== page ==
It is because of his own loneliness and self-loathing that the devil recognizes so well Sharky’s despair. Catholics believe despair is the sin against hope, a loss of belief in God’s grace and forgiveness. In McPherson’s world, Sharky despairs because he is unable to forgive himself enough to accept love. When Lockhart describes hell as a cold, small coffin, he’s exacting a Dante-esque punishment for Sharky’s fearful self-hate. Lockhart explains, it’s a cold day in the city, and “you’re hoping you won’t meet anyone you know because of the blistering shame that rises up in your face and you have to turn away because you know you can’t even deal with the thought that someone might love you, because of all the pain you always cause. Well that’s a fraction of the self-loathing you may feel in hell.” After the play ends, an audience member who never before thought twice about hell, could leave and never think twice about it again. But it would be difficult for him to forget McPherson’s portrait of acute despair, the chilling idea of being unable to receive and give love.

Set against the bleakness of the play’s climax, its uplifting resolution can be gratifying—even if it arrives abruptly. There is a God finally, but he doesn’t stride onto stage like the devil does. He’s gestured to, as a divine intervention. The scene is not the finest example of McPherson’s writing, perhaps because it tries so hard to be dramatic. Yet once McPherson frees himself of tying up loose ends, he returns to his strengths. He delivers a final exchange between Sharky and his brother that is bittersweet, undoing some of the previous scene’s neat resolution. As the dawn light breaks through the window, Richard rallies Sharky to attend Christmas morning Mass with him. In a scene subtly acted by David Morse in the Broadway production, Sharky retreats toward his old self; he is relieved to be alive but is still unconvinced he deserves to be. In response, Richard yells, “We all know you’re an alcoholic and your life is in tatters and you’re an awful fucking gobshite. But you know what? You’re alive, aren’t you?” Richard’s line gets a big laugh from the audience, but it’s more a moment of truth than of comic relief. Richard’s words finally free Sharky of his refusal to forgive himself. He goes to Mass with his brother—not with a convert’s zeal, but with a fragile acceptance that even he is worth being redeemed.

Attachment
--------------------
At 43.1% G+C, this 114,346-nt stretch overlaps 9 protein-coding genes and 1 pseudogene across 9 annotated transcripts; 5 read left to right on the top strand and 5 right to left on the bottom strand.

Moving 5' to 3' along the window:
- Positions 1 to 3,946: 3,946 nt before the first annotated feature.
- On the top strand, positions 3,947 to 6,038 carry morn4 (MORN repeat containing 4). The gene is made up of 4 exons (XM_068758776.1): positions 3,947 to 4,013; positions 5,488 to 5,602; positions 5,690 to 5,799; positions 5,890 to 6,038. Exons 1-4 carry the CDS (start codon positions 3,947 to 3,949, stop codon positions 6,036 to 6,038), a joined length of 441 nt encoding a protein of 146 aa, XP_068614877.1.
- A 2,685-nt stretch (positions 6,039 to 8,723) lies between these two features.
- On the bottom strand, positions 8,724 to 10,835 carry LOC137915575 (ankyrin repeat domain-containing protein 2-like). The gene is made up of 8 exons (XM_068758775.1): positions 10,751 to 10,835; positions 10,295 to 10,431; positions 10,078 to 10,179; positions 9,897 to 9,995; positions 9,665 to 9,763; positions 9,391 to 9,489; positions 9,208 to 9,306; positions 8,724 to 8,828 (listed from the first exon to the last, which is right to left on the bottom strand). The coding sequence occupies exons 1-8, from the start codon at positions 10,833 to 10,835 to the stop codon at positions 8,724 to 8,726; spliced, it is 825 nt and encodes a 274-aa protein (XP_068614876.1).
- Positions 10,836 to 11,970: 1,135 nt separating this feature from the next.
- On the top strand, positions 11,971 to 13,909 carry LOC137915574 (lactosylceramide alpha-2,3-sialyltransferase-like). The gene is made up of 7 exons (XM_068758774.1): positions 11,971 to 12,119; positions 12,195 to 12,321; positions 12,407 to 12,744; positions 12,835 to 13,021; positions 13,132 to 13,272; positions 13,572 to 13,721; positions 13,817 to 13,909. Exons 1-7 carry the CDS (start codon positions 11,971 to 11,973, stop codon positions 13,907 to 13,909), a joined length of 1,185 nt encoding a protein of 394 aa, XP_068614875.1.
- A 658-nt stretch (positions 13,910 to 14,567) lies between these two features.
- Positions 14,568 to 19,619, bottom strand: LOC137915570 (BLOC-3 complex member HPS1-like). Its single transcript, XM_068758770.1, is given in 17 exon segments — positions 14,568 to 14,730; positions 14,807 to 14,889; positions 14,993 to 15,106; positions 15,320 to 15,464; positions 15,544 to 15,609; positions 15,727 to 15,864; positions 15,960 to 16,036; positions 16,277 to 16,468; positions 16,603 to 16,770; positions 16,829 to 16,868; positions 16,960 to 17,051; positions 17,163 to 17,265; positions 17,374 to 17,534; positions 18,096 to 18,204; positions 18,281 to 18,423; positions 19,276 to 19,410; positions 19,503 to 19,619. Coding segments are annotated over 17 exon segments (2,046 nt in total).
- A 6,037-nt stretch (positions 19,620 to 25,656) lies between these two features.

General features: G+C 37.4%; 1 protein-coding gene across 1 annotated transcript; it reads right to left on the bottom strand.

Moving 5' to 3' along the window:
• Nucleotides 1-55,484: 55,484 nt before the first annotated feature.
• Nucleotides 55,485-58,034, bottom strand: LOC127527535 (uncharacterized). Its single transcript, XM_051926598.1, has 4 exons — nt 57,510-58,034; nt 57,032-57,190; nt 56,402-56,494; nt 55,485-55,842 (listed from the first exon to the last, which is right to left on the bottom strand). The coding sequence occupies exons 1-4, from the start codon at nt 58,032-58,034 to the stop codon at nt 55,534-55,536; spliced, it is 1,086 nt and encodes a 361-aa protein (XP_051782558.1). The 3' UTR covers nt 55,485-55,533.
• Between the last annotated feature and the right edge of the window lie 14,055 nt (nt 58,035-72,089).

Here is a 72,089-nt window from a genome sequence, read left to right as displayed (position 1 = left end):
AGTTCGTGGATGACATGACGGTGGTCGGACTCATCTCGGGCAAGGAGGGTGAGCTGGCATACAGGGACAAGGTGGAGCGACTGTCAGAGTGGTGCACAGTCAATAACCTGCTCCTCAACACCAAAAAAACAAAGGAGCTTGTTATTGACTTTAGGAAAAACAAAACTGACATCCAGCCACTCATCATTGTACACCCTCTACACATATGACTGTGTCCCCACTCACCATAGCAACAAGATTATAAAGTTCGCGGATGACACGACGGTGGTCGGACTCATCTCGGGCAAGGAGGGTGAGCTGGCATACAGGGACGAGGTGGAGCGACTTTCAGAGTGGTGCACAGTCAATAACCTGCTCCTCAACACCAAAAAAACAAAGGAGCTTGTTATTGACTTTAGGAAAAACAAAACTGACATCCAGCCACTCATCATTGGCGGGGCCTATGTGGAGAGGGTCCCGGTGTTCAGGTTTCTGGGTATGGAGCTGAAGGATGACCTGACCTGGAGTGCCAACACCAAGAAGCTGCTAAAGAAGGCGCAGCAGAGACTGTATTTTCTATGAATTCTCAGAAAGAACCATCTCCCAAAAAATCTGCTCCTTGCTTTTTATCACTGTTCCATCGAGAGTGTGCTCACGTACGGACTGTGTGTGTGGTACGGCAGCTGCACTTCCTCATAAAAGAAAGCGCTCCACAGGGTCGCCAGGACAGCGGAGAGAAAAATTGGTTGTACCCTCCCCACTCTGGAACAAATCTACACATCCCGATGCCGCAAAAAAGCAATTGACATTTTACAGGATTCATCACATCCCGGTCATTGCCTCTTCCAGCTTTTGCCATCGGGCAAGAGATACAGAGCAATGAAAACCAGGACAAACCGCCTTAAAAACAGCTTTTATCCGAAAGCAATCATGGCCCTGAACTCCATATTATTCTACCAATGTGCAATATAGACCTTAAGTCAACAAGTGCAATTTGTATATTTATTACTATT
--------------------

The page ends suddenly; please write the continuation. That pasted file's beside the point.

The conclusion is appropriate for a playwright who sees his writing as an exploration rather than an exposition of what he believes. Given his play’s strong religious undertones, interviewers often ask McPherson about his personal beliefs. McPherson, who was raised Catholic but has not practiced since childhood, usually gives answers that are vague and express a kind of awesome uncertainty. “You’ve got to face the mystery of the universe, the vast ignorance,” he explained in his interview with the Lowry. “We are a tiny speck in this huge cosmos, and we don’t even know how it started, where we come from or why there is space and time.” The most affirmation he gets is from writing his plays. He explained, “All my plays are a picture of me trying to find out what’s the real energy or force in my life. You dig at it until you reach some point where you make peace with yourself.”

Pictured above: Tom Irwin as Mr. Lockhart and Francis Guinan as Sharky in the Steppenwolf production of "The Seafarer." Photo by Michael Brosilow.

Emily Brennan is the assistant director of the Institute for Religion, Culture and Public Life at Columbia University.